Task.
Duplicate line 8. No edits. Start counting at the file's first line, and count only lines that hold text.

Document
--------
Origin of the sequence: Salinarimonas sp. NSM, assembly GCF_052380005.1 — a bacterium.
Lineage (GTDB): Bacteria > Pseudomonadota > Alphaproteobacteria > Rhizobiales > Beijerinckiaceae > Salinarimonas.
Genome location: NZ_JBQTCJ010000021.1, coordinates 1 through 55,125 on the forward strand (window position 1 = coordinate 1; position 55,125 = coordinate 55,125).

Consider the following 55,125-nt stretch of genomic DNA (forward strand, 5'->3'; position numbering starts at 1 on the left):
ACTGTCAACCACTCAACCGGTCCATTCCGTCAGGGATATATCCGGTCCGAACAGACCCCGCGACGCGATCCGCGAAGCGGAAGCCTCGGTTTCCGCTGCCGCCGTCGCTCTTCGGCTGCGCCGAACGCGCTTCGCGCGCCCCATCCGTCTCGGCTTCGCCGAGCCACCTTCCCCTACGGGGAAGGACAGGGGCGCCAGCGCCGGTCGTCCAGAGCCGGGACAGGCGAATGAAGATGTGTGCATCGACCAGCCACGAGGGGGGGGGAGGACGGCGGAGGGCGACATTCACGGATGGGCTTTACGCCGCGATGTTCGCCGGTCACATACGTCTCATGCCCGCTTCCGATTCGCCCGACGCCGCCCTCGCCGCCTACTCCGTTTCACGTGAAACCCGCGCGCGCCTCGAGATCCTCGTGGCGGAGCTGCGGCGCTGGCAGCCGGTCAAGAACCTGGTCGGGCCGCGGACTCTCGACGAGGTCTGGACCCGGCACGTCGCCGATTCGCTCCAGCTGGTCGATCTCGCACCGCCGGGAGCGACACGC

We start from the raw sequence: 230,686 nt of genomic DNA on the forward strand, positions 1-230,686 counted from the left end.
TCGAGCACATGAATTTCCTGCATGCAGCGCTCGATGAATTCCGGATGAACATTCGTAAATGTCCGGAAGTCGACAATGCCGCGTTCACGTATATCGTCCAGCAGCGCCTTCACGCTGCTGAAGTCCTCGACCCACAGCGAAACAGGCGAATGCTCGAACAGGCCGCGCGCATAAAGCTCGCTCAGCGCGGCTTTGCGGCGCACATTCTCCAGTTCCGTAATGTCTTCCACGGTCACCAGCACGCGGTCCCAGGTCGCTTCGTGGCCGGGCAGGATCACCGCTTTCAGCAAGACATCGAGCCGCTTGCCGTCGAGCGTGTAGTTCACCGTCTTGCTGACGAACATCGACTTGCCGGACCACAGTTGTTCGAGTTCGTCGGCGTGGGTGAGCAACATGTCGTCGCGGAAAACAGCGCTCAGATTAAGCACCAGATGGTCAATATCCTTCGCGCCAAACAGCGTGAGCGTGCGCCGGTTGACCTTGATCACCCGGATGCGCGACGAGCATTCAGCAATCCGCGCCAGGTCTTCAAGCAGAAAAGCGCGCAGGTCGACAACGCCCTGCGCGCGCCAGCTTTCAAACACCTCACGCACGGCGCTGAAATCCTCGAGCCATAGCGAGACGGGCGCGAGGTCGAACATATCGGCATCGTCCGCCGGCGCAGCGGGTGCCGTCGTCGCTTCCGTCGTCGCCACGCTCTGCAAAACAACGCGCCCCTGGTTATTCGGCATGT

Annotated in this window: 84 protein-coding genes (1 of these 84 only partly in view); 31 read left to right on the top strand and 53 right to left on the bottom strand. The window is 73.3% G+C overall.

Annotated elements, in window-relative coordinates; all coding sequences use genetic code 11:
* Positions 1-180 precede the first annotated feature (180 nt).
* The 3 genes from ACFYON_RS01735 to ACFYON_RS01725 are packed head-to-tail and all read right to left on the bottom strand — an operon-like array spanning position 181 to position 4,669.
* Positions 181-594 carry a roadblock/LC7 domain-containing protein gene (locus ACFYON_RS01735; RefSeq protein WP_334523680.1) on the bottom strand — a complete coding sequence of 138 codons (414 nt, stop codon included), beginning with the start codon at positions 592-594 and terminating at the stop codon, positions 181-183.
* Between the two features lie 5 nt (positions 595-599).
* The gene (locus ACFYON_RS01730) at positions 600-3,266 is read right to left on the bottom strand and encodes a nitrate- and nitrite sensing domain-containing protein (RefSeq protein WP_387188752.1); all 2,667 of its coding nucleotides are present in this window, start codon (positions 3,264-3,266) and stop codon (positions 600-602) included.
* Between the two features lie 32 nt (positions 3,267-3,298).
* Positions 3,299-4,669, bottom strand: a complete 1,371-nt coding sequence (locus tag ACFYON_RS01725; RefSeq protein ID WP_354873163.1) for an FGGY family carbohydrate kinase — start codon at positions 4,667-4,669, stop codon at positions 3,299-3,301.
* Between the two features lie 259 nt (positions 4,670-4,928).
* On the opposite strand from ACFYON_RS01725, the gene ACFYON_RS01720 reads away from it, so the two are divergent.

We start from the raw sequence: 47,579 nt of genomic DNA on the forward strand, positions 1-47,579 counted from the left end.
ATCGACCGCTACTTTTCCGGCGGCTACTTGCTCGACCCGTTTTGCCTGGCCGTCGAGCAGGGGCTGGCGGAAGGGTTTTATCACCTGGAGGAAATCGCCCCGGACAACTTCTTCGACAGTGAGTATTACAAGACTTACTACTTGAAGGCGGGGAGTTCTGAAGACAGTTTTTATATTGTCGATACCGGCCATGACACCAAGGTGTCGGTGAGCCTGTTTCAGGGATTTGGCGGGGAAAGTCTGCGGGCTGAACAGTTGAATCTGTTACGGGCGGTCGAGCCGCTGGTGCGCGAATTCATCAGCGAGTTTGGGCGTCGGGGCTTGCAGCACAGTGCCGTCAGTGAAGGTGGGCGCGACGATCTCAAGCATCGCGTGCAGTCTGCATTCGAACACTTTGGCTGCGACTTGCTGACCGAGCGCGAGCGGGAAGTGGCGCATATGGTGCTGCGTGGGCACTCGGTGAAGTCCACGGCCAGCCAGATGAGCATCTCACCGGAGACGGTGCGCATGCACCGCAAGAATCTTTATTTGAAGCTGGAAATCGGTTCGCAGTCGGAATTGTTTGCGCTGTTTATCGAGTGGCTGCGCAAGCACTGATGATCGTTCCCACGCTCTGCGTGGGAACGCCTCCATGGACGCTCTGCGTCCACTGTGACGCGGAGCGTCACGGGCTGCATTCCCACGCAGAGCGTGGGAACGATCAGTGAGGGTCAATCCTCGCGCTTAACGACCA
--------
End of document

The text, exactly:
Annotated in this window: 84 protein-coding genes (1 of these 84 only partly in view); 31 read left to right on the top strand and 53 right to left on the bottom strand. The window is 73.3% G+C overall.